Jo was heartbroken and resigned from the charity, whilst retaining a personal interest in continuing healthcare research. In her resignation statement she said:
“There continues to be an escalating conflict between the “Home Charity”, which has my support and management in the “Other Charity”, driven by the imposition of their unwanted changes.
I have now reluctantly decided that I cannot, in good conscience, continue to be the public face of a charity that is changing beyond recognition from the one with which I have been so proud to be associated.
I have witnessed sad loss of immensely dedicated people and the increasing demoralisation of staff whom I have come to know and admire over the ten years of our association.”
And the morale of the story is!!!!!!!!!!!!……….Read this article I posted last year.
17 June 2015: Scotland’s leading charity for blind and partially-sighted people has been plunged into crisis over an apparent take-over by an English counterpart.
They will not cease expanding English control over Scottish charities. There is big money at stake and they are determined to gain control of it
The Royal National Institute of Blind People (RNIB) is planning to transfer staff and services from Scotland to the organisation that runs its services south of the Border.
The plan has left many fearing that its work and fundraising will be undermined.
The group’s Action for Blind People (ABP), which currently runs all the charity’s services in England, is to take over the operations.
However, staff in Scotland say there has been no explanation of how the strategy will work or evidence provided that it will benefit the 180,000 Scots with vision problems who currently receive help.
Unison’s voluntary sector organiser for Scotland Deborah Dyer said: “There is a complete lack of transparency about the business rationale for this move, what it will mean for the general public or how it will be of any benefit to service users. People are utterly baffled about what is going on.”
There are also questions over whether the Scottish Government, or the public, will be happy funding an English-based charity.
12 October 2012: Fresh turmoil for RNIB as Scotland’s director John Legg quits
The head of a leading Scottish charity has resigned in the wake of a furious internal row over the transfer of staff to a London-based partner organisation.
John Legg, the RNIB’s director in Scotland, had led it for more than 10 years. He was known to have opposed RNIB UK’s move to effectively run its Scottish operation from London under the auspices of Action for Blind People, a decision which was viewed by many staff north of the border as an English ‘takeover’.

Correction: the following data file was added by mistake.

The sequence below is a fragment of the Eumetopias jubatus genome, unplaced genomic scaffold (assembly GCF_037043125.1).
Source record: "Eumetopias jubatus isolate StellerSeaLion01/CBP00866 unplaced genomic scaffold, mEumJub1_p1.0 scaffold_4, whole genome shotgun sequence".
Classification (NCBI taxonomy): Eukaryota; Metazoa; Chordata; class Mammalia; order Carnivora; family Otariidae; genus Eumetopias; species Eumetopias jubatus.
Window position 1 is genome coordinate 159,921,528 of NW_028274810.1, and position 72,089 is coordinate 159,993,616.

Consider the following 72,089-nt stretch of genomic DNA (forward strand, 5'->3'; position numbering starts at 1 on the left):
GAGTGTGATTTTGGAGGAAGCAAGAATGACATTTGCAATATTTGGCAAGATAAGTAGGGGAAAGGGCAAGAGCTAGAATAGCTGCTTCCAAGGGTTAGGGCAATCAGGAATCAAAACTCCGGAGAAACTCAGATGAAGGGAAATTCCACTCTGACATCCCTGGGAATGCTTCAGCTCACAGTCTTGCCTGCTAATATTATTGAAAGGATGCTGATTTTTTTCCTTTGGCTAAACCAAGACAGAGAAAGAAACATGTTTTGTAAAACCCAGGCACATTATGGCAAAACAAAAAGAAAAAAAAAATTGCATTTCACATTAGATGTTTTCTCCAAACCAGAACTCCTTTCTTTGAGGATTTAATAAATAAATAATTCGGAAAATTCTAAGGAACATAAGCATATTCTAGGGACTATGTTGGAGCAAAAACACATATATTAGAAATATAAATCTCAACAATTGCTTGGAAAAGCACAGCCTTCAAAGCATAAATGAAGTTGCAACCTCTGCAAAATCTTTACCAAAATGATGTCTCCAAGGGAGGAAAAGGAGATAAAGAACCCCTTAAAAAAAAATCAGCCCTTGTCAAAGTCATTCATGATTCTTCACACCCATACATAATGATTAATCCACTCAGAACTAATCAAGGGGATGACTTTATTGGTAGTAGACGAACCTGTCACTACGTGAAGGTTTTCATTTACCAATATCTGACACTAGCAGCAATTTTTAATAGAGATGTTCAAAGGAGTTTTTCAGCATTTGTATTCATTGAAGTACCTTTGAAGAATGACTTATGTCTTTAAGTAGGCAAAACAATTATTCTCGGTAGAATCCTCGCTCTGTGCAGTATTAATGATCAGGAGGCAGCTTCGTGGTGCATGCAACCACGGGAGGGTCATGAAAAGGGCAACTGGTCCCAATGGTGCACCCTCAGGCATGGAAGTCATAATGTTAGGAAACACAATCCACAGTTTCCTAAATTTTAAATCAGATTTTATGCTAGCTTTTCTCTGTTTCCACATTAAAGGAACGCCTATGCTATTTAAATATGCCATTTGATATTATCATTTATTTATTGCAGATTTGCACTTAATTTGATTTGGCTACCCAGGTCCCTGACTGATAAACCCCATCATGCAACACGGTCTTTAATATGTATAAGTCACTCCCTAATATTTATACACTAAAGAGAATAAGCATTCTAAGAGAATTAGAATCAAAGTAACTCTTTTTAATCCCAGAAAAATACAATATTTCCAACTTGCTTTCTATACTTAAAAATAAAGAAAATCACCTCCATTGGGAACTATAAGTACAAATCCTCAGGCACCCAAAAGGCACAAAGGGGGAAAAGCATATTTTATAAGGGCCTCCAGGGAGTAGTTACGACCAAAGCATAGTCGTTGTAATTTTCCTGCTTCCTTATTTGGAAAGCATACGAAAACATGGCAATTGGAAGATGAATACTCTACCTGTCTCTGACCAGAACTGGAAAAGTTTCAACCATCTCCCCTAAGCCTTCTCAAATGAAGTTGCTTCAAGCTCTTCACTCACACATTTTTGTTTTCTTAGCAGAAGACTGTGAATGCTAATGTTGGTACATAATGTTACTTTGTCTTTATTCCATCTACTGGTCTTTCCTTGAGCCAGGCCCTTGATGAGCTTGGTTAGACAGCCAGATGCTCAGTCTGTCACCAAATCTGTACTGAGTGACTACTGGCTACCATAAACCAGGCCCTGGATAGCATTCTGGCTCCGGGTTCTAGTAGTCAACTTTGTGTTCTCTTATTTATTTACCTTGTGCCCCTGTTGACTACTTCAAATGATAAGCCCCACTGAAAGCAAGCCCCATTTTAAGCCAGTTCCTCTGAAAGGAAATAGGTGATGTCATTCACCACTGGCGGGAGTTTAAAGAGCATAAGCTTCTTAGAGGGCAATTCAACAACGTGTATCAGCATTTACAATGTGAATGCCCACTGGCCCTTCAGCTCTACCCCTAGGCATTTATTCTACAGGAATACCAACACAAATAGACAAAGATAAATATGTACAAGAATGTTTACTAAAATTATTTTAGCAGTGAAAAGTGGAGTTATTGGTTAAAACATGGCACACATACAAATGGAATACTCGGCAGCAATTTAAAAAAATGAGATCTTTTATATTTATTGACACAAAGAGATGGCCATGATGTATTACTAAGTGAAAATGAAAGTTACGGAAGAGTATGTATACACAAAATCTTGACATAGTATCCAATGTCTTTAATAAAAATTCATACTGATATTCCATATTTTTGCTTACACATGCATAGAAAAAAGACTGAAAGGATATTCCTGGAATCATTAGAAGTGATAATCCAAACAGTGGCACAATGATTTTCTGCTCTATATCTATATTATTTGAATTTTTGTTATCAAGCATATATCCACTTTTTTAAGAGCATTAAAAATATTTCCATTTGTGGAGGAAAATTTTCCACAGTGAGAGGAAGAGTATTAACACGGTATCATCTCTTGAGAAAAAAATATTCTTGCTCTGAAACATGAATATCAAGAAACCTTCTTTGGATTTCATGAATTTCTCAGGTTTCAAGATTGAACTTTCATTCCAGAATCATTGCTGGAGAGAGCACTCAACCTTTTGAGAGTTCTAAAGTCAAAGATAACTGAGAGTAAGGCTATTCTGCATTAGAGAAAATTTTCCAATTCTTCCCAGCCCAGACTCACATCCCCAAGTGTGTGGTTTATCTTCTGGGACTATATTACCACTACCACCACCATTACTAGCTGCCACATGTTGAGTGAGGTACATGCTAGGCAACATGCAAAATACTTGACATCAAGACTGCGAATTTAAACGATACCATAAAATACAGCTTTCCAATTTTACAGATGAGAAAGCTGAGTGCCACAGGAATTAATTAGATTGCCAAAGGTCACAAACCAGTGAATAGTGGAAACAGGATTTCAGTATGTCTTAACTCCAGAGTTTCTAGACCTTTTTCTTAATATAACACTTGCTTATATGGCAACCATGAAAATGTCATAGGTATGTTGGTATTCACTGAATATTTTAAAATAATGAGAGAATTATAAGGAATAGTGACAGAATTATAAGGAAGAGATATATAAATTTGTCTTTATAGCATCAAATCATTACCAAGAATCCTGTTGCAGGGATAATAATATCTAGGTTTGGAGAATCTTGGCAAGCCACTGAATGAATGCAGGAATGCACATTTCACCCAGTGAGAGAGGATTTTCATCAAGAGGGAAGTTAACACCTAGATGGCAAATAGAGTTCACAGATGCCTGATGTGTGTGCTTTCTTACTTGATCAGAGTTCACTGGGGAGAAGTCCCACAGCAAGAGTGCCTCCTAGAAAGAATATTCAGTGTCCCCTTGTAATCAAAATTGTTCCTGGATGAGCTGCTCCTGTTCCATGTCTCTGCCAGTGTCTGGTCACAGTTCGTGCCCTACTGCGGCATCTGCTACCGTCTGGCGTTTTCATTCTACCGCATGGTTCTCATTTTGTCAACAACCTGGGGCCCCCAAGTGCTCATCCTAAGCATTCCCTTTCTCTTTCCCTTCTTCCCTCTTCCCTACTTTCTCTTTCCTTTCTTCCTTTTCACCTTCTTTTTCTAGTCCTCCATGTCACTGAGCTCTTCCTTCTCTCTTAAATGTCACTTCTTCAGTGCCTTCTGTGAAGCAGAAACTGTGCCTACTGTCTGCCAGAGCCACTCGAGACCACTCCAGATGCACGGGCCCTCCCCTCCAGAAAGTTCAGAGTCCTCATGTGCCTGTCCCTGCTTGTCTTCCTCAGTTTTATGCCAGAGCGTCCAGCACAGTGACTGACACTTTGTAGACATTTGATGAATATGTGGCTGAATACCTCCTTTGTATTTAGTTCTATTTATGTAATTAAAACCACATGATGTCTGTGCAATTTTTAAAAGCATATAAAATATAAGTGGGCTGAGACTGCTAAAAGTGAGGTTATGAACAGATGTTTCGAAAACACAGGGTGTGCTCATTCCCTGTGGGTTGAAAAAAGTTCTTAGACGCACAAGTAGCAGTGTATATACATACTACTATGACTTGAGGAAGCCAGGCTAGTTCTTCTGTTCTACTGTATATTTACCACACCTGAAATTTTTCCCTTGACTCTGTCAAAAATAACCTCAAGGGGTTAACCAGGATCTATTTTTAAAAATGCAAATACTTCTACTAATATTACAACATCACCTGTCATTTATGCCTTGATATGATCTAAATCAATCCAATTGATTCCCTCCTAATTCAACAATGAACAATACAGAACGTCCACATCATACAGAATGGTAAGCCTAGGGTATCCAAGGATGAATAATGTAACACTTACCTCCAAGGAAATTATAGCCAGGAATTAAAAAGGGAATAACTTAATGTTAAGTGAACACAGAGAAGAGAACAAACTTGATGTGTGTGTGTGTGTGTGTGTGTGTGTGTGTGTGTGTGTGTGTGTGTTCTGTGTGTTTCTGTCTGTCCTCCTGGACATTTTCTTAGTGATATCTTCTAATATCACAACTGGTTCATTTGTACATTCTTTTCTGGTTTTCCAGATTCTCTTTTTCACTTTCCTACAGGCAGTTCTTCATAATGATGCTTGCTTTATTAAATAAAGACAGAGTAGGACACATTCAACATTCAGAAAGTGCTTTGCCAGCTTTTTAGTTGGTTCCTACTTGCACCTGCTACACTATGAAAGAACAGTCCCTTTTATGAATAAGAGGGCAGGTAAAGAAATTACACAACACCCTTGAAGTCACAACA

Former RNIB Scotland chairman Ken Reid was also known to oppose the move, and Mr Reid’s successor Sandra Wilson criticised its timing and the failure to consult the charity’s members in Scotland.
While RNIB UK insists that Mr Legg left by choice, speculation is rife as to how and why his departure has come about. He announced that he was leaving in an email to staff, and is currently on leave, but is expected to remain in post until the end of the month.
One employee, who now works for Action for Blind People, along with more than 200 other former RNIB Scotland workers, said staff were shocked and dismayed.
“No reason was given for this, but obviously there’s speculation among staff here that he was pushed for not toeing the party line about Action.
“It’s possible John just had enough of it and decided to go on his own volition, but we all think it most likely he was told his position was untenable.
Asthma charity plans to shut the doors of Scottish office
23 July 2015: Asthma charity to quit Scotland in London Switch
The leading health charity is considering closing its Scottish office despite Holyrood ministers’ control of the NHS north of the Border.
Asthma UK is currently consulting on proposals to concentrate staff in London to make better use of its limited funds.
But it has been urged to think again by campaigners who fear its work will be undermined in Scotland.
15 August 2015: Experts have voiced fears that more health charities will shut their Scottish offices in the wake of a number of high -profile cases.
Campaigners warn that the move should not become a wider trend. It is understood that around half a dozen organisations are thought to be looking at the possibility of moving staff to England.
Scottish animal charity donations misdirected to England
The SSPCA respond to calls about cruelty to animals in Scotland, and as such calls for assistance or to donate should be made to them, not the RSPCA.
A donation to the RSPCA doesn’t get spent in Scotland.
Action needed now
There is a call for the establishment of a “Scottish Society for the Blind” (SSB) which can concentrate on lobbying the appropriate Scottish Government Ministers, tailoring its activities to Scotland, and our different laws and social services.
Bluntly, if these charities based in England close their doors in Scotland, then new doors should be opened and the door closed to the so-called “National” (as in UK) ones.
The “Third Sector” in Scotland is allocated many £ millions annually by the Scottish government, much of it arising from the Big Lottery Fund. It is a nonsense to give financial support to charitable organisations that are based in England.
The Scottish government should introduce legislation requiring charities benefit-ting from government support, to be registered and managed in Scotland.